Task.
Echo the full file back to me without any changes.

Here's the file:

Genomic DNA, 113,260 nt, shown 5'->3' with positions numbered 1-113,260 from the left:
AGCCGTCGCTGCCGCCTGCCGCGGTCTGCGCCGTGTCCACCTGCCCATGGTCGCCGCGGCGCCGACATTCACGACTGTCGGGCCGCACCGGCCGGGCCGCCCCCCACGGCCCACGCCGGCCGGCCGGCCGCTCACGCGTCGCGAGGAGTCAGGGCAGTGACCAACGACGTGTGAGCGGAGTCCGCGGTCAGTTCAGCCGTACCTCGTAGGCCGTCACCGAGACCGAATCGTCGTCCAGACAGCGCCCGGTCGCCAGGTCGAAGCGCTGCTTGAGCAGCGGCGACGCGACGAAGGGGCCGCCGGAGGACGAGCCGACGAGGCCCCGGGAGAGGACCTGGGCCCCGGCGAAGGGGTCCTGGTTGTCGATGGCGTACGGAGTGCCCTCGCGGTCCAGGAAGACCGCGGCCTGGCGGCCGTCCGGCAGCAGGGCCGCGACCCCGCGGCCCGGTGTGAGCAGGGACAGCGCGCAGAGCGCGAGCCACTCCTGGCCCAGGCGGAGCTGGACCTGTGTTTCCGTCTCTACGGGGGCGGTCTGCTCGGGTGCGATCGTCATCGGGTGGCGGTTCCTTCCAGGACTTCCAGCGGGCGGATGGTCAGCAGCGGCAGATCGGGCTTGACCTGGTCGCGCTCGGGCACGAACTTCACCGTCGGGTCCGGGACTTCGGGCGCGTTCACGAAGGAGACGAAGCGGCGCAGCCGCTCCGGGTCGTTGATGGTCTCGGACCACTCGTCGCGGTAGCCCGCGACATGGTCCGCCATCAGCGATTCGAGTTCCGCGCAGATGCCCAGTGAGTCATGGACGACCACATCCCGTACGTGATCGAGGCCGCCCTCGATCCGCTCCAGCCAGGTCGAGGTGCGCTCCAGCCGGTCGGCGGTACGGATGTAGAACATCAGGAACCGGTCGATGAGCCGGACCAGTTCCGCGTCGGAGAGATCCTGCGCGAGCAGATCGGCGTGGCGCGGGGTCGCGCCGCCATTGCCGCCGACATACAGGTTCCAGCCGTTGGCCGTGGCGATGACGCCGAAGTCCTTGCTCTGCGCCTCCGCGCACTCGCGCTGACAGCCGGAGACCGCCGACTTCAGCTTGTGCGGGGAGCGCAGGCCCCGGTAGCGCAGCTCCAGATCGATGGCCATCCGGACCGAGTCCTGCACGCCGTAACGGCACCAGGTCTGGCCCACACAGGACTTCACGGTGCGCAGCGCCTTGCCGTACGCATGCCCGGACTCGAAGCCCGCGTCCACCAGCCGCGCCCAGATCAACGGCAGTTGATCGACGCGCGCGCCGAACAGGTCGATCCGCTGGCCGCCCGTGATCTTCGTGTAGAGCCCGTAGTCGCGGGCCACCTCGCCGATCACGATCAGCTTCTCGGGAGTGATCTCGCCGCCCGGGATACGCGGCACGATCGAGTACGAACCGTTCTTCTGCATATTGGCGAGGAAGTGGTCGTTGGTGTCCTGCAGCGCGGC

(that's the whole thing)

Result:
Genomic DNA, 113,260 nt, shown 5'->3' with positions numbered 1-113,260 from the left:
AGCCGTCGCTGCCGCCTGCCGCGGTCTGCGCCGTGTCCACCTGCCCATGGTCGCCGCGGCGCCGACATTCACGACTGTCGGGCCGCACCGGCCGGGCCGCCCCCCACGGCCCACGCCGGCCGGCCGGCCGCTCACGCGTCGCGAGGAGTCAGGGCAGTGACCAACGACGTGTGAGCGGAGTCCGCGGTCAGTTCAGCCGTACCTCGTAGGCCGTCACCGAGACCGAATCGTCGTCCAGACAGCGCCCGGTCGCCAGGTCGAAGCGCTGCTTGAGCAGCGGCGACGCGACGAAGGGGCCGCCGGAGGACGAGCCGACGAGGCCCCGGGAGAGGACCTGGGCCCCGGCGAAGGGGTCCTGGTTGTCGATGGCGTACGGAGTGCCCTCGCGGTCCAGGAAGACCGCGGCCTGGCGGCCGTCCGGCAGCAGGGCCGCGACCCCGCGGCCCGGTGTGAGCAGGGACAGCGCGCAGAGCGCGAGCCACTCCTGGCCCAGGCGGAGCTGGACCTGTGTTTCCGTCTCTACGGGGGCGGTCTGCTCGGGTGCGATCGTCATCGGGTGGCGGTTCCTTCCAGGACTTCCAGCGGGCGGATGGTCAGCAGCGGCAGATCGGGCTTGACCTGGTCGCGCTCGGGCACGAACTTCACCGTCGGGTCCGGGACTTCGGGCGCGTTCACGAAGGAGACGAAGCGGCGCAGCCGCTCCGGGTCGTTGATGGTCTCGGACCACTCGTCGCGGTAGCCCGCGACATGGTCCGCCATCAGCGATTCGAGTTCCGCGCAGATGCCCAGTGAGTCATGGACGACCACATCCCGTACGTGATCGAGGCCGCCCTCGATCCGCTCCAGCCAGGTCGAGGTGCGCTCCAGCCGGTCGGCGGTACGGATGTAGAACATCAGGAACCGGTCGATGAGCCGGACCAGTTCCGCGTCGGAGAGATCCTGCGCGAGCAGATCGGCGTGGCGCGGGGTCGCGCCGCCATTGCCGCCGACATACAGGTTCCAGCCGTTGGCCGTGGCGATGACGCCGAAGTCCTTGCTCTGCGCCTCCGCGCACTCGCGCTGACAGCCGGAGACCGCCGACTTCAGCTTGTGCGGGGAGCGCAGGCCCCGGTAGCGCAGCTCCAGATCGATGGCCATCCGGACCGAGTCCTGCACGCCGTAACGGCACCAGGTCTGGCCCACACAGGACTTCACGGTGCGCAGCGCCTTGCCGTACGCATGCCCGGACTCGAAGCCCGCGTCCACCAGCCGCGCCCAGATCAACGGCAGTTGATCGACGCGCGCGCCGAACAGGTCGATCCGCTGGCCGCCCGTGATCTTCGTGTAGAGCCCGTAGTCGCGGGCCACCTCGCCGATCACGATCAGCTTCTCGGGAGTGATCTCGCCGCCCGGGATACGCGGCACGATCGAGTACGAACCGTTCTTCTGCATATTGGCGAGGAAGTGGTCGTTGGTGTCCTGCAGCGCGGC